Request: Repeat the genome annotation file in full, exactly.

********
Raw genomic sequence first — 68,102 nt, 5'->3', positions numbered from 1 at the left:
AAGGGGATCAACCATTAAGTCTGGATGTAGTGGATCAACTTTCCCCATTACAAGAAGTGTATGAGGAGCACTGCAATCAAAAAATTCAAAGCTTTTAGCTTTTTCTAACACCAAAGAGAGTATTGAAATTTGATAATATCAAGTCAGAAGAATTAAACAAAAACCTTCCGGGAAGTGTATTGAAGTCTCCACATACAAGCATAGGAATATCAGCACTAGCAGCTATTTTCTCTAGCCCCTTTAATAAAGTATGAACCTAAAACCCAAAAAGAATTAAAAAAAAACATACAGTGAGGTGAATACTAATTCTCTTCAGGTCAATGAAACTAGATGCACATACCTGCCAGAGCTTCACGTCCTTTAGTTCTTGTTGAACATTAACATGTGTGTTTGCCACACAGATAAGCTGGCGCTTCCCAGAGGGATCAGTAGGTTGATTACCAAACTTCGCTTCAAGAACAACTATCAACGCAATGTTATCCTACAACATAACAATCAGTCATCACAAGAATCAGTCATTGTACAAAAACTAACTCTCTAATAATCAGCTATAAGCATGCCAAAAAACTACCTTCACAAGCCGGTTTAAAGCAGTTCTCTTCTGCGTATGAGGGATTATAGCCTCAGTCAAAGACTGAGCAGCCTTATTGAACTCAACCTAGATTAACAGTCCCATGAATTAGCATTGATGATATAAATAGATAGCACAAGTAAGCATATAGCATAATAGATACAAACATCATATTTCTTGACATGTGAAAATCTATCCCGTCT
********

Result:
Raw genomic sequence first — 68,102 nt, 5'->3', positions numbered from 1 at the left:
AAGGGGATCAACCATTAAGTCTGGATGTAGTGGATCAACTTTCCCCATTACAAGAAGTGTATGAGGAGCACTGCAATCAAAAAATTCAAAGCTTTTAGCTTTTTCTAACACCAAAGAGAGTATTGAAATTTGATAATATCAAGTCAGAAGAATTAAACAAAAACCTTCCGGGAAGTGTATTGAAGTCTCCACATACAAGCATAGGAATATCAGCACTAGCAGCTATTTTCTCTAGCCCCTTTAATAAAGTATGAACCTAAAACCCAAAAAGAATTAAAAAAAAACATACAGTGAGGTGAATACTAATTCTCTTCAGGTCAATGAAACTAGATGCACATACCTGCCAGAGCTTCACGTCCTTTAGTTCTTGTTGAACATTAACATGTGTGTTTGCCACACAGATAAGCTGGCGCTTCCCAGAGGGATCAGTAGGTTGATTACCAAACTTCGCTTCAAGAACAACTATCAACGCAATGTTATCCTACAACATAACAATCAGTCATCACAAGAATCAGTCATTGTACAAAAACTAACTCTCTAATAATCAGCTATAAGCATGCCAAAAAACTACCTTCACAAGCCGGTTTAAAGCAGTTCTCTTCTGCGTATGAGGGATTATAGCCTCAGTCAAAGACTGAGCAGCCTTATTGAACTCAACCTAGATTAACAGTCCCATGAATTAGCATTGATGATATAAATAGATAGCACAAGTAAGCATATAGCATAATAGATACAAACATCATATTTCTTGACATGTGAAAATCTATCCCGTCT